News briefs:April 15, 2010
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From Wikinews, the free news source, this is the audio Wikinews brief for Thursday, April 15th, 2010. I'm Dan Harlow and here are today's top stories:
At least 31 people were killed by a cyclone in the North Dinajpur district of West Bengal, India late Tuesday. The storm uprooted trees and destroyed several huts in the North Dinajpur district of the state. The storm snapped telephone and electric wires and 50,000 mud huts were destroyed by the storm.
Civil defense Minister Srikumar Mukherjee reported that hundreds of people suffered injuries in the district, which is nearly 315 miles northeast of Kolkata, the capital of West Bengal. P.K. Dutta, the additional district magistrate, commented that he expected the death toll to rise as information from all affected areas was not yet immediately available.
People in the area of the Eyjafjallajökull (Aevaloik) glacier in Iceland have been evacuated due to concerns of flooding from meltwater after a volcanic eruption created a large hole in the glacier, as well as a 2 kilometer (1 mi) long fissure that is forming under the glacier. Plumes of steam up to 5,000 feet in altitude could be seen rising over the glacier. The first evacuations began at about 02.00 local time (03.00 UTC) today because earthquakes in the area had pointed to an imminent eruption. Air traffic is prohibited in a large area around the eruption zone.
This is the second such event this year. On March 21th, a volcanic eruption occurred between two nearby glaciers, however, the current eruption appears to be much more powerful.
Over the past 1,100 years, Eyjafjallajökull has erupted three times: in 920, 1612, and between 1821–1823. Each of these incidents directly preceded a major eruption in the nearby subglacial volcano, Katla.
Thousands of people have taken to the streets of Krakow objecting to plans to bury the Polish president, Lech Kaczynski, at Wawel Castle this Sunday. Burial spaces at Wawel castle are normally reserved for Polish kings and heroes.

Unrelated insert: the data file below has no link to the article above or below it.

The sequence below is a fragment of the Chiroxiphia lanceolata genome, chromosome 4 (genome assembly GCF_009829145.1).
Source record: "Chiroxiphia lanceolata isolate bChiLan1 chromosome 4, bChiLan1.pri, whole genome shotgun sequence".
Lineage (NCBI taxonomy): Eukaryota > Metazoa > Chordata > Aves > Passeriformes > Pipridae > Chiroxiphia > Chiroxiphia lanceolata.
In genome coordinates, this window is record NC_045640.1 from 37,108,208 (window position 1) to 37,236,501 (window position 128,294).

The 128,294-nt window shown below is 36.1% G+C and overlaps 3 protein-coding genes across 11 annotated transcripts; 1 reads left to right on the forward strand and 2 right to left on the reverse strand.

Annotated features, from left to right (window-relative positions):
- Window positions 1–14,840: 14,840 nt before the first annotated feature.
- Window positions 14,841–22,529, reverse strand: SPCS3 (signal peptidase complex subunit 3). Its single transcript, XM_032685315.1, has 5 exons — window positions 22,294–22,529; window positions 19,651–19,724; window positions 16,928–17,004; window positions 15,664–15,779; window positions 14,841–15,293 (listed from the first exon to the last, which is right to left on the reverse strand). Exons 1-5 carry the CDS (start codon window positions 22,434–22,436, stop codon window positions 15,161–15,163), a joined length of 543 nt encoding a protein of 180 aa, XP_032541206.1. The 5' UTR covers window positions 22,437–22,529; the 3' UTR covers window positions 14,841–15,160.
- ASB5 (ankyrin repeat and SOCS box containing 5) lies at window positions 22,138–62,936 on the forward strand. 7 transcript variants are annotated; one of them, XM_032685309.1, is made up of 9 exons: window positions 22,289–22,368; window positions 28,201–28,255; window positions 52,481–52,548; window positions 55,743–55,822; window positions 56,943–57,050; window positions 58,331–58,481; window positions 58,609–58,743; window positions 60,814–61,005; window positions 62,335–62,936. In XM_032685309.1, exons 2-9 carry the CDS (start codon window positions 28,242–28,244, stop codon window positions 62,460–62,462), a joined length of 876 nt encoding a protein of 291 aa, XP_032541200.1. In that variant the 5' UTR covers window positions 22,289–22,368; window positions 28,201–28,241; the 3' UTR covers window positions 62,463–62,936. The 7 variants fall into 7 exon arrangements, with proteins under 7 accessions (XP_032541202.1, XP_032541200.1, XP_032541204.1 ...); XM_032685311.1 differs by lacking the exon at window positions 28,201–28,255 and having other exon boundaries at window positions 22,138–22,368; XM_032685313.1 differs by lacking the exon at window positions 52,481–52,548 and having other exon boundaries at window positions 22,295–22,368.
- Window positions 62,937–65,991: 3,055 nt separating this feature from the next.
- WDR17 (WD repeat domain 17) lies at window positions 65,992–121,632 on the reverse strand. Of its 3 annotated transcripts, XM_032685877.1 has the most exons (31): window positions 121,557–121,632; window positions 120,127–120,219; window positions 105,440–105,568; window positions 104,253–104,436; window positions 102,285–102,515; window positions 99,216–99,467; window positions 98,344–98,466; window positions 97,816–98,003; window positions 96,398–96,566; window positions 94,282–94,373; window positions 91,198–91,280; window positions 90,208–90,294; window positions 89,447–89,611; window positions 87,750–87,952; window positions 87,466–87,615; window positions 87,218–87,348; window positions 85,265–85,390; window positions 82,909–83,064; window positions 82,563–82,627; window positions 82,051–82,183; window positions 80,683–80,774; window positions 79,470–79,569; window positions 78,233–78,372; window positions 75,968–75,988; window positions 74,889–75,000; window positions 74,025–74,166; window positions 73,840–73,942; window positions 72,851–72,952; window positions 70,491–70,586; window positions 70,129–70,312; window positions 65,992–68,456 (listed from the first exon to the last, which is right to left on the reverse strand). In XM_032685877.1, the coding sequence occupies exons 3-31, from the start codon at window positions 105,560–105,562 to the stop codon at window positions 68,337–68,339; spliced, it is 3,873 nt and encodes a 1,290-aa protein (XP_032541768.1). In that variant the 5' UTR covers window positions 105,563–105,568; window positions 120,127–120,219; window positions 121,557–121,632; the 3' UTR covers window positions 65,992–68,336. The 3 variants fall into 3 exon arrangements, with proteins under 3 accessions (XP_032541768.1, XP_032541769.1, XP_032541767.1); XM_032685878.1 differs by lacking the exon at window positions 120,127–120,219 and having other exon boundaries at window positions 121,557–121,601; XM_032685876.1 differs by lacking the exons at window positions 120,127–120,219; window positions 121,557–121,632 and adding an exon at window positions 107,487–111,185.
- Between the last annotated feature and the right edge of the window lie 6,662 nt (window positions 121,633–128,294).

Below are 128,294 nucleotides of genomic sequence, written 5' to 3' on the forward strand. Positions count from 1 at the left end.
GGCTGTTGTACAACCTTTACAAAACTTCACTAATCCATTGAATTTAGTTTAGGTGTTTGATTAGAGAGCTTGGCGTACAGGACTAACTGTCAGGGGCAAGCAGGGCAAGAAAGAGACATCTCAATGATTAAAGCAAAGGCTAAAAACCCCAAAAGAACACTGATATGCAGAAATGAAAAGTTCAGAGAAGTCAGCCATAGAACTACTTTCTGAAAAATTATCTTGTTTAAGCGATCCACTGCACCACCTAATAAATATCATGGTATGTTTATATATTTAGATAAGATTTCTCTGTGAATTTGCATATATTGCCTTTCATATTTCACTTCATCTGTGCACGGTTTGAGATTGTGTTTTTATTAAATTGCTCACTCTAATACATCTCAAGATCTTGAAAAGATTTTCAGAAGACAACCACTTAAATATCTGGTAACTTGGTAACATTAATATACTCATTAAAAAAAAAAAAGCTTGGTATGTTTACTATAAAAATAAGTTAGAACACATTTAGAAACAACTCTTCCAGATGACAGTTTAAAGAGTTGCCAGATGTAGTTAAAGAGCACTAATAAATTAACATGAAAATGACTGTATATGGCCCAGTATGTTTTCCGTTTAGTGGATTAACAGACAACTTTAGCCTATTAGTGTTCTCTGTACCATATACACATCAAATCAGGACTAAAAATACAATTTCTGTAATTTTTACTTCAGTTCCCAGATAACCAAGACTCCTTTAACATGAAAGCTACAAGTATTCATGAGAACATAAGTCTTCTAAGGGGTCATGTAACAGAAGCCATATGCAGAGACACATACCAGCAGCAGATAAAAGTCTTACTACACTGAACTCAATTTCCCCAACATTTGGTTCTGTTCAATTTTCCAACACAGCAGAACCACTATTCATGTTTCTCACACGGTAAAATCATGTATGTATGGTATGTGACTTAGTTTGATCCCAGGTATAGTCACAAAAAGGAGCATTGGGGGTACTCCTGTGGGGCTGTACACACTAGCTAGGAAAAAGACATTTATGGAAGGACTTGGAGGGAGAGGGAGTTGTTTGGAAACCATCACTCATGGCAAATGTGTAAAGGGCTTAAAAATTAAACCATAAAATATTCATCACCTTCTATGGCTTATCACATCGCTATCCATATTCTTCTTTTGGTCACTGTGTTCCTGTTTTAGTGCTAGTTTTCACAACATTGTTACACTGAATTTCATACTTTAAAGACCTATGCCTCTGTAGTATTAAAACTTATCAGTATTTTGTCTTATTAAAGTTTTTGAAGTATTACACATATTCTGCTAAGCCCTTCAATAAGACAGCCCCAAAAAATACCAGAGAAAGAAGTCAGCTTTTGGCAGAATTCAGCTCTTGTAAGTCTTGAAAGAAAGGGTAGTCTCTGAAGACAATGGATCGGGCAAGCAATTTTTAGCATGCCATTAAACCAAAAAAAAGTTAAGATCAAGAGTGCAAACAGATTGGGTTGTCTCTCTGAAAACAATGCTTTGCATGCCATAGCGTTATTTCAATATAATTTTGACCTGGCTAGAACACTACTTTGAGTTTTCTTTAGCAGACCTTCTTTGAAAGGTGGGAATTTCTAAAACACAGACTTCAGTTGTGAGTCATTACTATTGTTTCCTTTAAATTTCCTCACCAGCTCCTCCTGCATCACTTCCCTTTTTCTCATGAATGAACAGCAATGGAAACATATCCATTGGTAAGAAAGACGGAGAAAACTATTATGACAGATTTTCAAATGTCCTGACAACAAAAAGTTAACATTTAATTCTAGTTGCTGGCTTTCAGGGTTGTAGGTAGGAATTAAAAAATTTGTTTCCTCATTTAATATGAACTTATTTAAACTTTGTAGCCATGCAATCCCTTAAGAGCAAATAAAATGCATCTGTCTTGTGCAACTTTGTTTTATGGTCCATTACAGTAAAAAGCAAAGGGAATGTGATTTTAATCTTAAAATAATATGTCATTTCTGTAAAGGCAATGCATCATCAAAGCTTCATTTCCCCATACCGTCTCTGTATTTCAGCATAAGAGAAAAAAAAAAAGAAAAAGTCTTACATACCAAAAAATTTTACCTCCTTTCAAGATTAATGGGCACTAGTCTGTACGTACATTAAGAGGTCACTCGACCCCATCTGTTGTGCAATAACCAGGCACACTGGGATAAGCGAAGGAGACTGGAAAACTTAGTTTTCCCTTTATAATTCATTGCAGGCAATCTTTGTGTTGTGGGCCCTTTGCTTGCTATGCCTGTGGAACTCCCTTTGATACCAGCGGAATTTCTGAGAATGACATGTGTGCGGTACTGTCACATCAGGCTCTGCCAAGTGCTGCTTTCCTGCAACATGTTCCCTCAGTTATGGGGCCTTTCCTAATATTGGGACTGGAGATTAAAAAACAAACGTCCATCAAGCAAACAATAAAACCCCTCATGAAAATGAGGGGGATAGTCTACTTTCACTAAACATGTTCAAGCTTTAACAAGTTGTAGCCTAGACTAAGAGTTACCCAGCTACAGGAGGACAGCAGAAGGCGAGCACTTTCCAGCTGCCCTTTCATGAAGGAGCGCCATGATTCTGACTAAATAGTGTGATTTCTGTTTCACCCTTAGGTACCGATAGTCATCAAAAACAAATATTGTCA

Groups of protesters arrived in front of the Archbishop’s of Krakow’s house on Tuesday evening, many holding banners with slogans such as “Are you sure he is equal of the Kings?” and “Not Krakow, Not Wawel”. A further 26,000 people joined a Facebook group titled “No to the Kaczynski’s being buried in Wawel”.
Polish film director Andrzej Wajda voiced his opinion on the plans of the late president’s burial site, saying that "Lech Kaczynski was an ordinary and good man, but there is no reason for him to lie in the Wawel among the kings of Poland and Marshal Jozef Pilsudski [the founder of modern-day Poland]." He continued to comment, saying that the decision had been “misplaced”.
Officials commented on the criticism, saying that the plans were made by both church leaders and the Kaczynski family. The current plans have Kaczynski’s burial place close to Marshal Pilsudski’s crypt.
Several of the world’s leaders and dignitaries are to attend the president's funeral, including US president Barack Obama and Russian leader Dmitry Medvedev.
Somali Islamic militants issued an order 10 days ago to all of that nations radio stations to stop playing music because the programming is seen as un-Islamic. The only stations not in compliance with the ban are a government controlled station and a UN-funded station based in Kenya. Stations that have reported that they complied with the ban did so over fears for their lives.
Since 1991, Somalia has had no functioning government, with militants controlling large parts of the country. The government, which is backed by UN funds and troops from the African Union, only control a small part of the capital city, Mogadishu.
Pop music is popular in Somalia and the ban has been met with heavy criticism but this new ban adds to the militants orders in certain parts of the country banning the watching of films and football.
The United States Library of Congress plans to create an archive of every "tweet," or post made on Twitter. It announced the move today via Twitter.
Twitter's general counsel Alex MacGillivray told the BBC that he thinks it shows tweets are an interesting part of the historical record citing US President Barack Obama tweeting his election victory in 2008.
The library plans to highlight such historically significant tweets and although the library plans a Twitter archive, it does not indicate a change of the Library of Congress' focus. The library reportedly has 160 terabytes of data already taken from other Internet sources.
On this day in history (5:11)Edit
In 1912 the passenger liner RMS Titanic sank about two hours and forty minutes after colliding with an iceberg, killing over 1,500 people.
And those are the top headlines for Thursday, April 15th, 2010
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